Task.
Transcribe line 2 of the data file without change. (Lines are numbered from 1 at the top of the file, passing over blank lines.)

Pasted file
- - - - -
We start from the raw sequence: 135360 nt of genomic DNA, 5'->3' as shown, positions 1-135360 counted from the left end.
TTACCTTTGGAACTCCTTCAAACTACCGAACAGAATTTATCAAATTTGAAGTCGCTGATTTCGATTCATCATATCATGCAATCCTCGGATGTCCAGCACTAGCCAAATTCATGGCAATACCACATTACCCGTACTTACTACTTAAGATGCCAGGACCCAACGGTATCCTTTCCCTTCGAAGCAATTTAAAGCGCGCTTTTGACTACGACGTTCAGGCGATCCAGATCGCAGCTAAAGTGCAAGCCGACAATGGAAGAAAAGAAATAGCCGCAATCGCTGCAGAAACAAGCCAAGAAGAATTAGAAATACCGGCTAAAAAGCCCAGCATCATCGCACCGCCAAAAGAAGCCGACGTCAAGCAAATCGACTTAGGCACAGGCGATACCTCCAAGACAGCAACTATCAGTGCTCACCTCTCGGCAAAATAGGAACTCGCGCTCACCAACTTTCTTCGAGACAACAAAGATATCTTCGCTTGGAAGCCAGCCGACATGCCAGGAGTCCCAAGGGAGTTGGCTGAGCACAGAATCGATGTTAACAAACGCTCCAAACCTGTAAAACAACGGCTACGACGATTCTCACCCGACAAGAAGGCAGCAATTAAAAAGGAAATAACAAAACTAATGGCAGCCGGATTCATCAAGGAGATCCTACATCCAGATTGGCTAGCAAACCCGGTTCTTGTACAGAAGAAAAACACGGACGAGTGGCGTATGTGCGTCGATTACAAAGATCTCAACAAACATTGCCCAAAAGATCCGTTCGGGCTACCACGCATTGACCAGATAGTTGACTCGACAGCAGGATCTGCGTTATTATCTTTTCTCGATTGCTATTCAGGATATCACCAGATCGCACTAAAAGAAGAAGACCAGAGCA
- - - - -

TTACCTTTGGAACTCCTTCAAACTACCGAACAGAATTTATCAAATTTGAAGTCGCTGATTTCGATTCATCATATCATGCAATCCTCGGATGTCCAGCACTAGCCAAATTCATGGCAATACCACATTACCCGTACTTACTACTTAAGATGCCAGGACCCAACGGTATCCTTTCCCTTCGAAGCAATTTAAAGCGCGCTTTTGACTACGACGTTCAGGCGATCCAGATCGCAGCTAAAGTGCAAGCCGACAATGGAAGAAAAGAAATAGCCGCAATCGCTGCAGAAACAAGCCAAGAAGAATTAGAAATACCGGCTAAAAAGCCCAGCATCATCGCACCGCCAAAAGAAGCCGACGTCAAGCAAATCGACTTAGGCACAGGCGATACCTCCAAGACAGCAACTATCAGTGCTCACCTCTCGGCAAAATAGGAACTCGCGCTCACCAACTTTCTTCGAGACAACAAAGATATCTTCGCTTGGAAGCCAGCCGACATGCCAGGAGTCCCAAGGGAGTTGGCTGAGCACAGAATCGATGTTAACAAACGCTCCAAACCTGTAAAACAACGGCTACGACGATTCTCACCCGACAAGAAGGCAGCAATTAAAAAGGAAATAACAAAACTAATGGCAGCCGGATTCATCAAGGAGATCCTACATCCAGATTGGCTAGCAAACCCGGTTCTTGTACAGAAGAAAAACACGGACGAGTGGCGTATGTGCGTCGATTACAAAGATCTCAACAAACATTGCCCAAAAGATCCGTTCGGGCTACCACGCATTGACCAGATAGTTGACTCGACAGCAGGATCTGCGTTATTATCTTTTCTCGATTGCTATTCAGGATATCACCAGATCGCACTAAAAGAAGAAGACCAGAGCA